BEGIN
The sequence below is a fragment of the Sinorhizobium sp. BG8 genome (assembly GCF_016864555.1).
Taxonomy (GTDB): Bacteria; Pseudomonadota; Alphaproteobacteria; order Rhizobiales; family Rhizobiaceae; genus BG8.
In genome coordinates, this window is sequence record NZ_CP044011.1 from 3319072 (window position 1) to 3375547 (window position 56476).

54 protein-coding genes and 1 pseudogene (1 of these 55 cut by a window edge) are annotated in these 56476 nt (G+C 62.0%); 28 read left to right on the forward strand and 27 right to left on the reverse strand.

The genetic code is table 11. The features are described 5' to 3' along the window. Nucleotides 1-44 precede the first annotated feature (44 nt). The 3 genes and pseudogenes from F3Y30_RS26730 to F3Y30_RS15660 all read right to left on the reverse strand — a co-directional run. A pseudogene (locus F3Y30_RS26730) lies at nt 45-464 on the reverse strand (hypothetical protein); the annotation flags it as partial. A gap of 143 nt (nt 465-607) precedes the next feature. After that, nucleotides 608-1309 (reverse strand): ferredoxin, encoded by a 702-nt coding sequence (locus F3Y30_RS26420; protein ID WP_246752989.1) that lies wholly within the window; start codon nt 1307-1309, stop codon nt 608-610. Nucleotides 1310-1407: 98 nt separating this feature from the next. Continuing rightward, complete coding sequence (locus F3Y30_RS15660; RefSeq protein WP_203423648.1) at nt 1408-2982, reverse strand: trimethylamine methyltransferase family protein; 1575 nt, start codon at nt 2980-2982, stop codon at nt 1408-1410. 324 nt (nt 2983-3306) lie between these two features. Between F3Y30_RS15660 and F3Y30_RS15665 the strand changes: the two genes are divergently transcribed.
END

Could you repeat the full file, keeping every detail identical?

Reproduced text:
The sequence below is a fragment of the Sinorhizobium sp. BG8 genome (assembly GCF_016864555.1).
Taxonomy (GTDB): Bacteria; Pseudomonadota; Alphaproteobacteria; order Rhizobiales; family Rhizobiaceae; genus BG8.
In genome coordinates, this window is sequence record NZ_CP044011.1 from 3319072 (window position 1) to 3375547 (window position 56476).

54 protein-coding genes and 1 pseudogene (1 of these 55 cut by a window edge) are annotated in these 56476 nt (G+C 62.0%); 28 read left to right on the forward strand and 27 right to left on the reverse strand.

The genetic code is table 11. The features are described 5' to 3' along the window. Nucleotides 1-44 precede the first annotated feature (44 nt). The 3 genes and pseudogenes from F3Y30_RS26730 to F3Y30_RS15660 all read right to left on the reverse strand — a co-directional run. A pseudogene (locus F3Y30_RS26730) lies at nt 45-464 on the reverse strand (hypothetical protein); the annotation flags it as partial. A gap of 143 nt (nt 465-607) precedes the next feature. After that, nucleotides 608-1309 (reverse strand): ferredoxin, encoded by a 702-nt coding sequence (locus F3Y30_RS26420; protein ID WP_246752989.1) that lies wholly within the window; start codon nt 1307-1309, stop codon nt 608-610. Nucleotides 1310-1407: 98 nt separating this feature from the next. Continuing rightward, complete coding sequence (locus F3Y30_RS15660; RefSeq protein WP_203423648.1) at nt 1408-2982, reverse strand: trimethylamine methyltransferase family protein; 1575 nt, start codon at nt 2980-2982, stop codon at nt 1408-1410. 324 nt (nt 2983-3306) lie between these two features. Between F3Y30_RS15660 and F3Y30_RS15665 the strand changes: the two genes are divergently transcribed.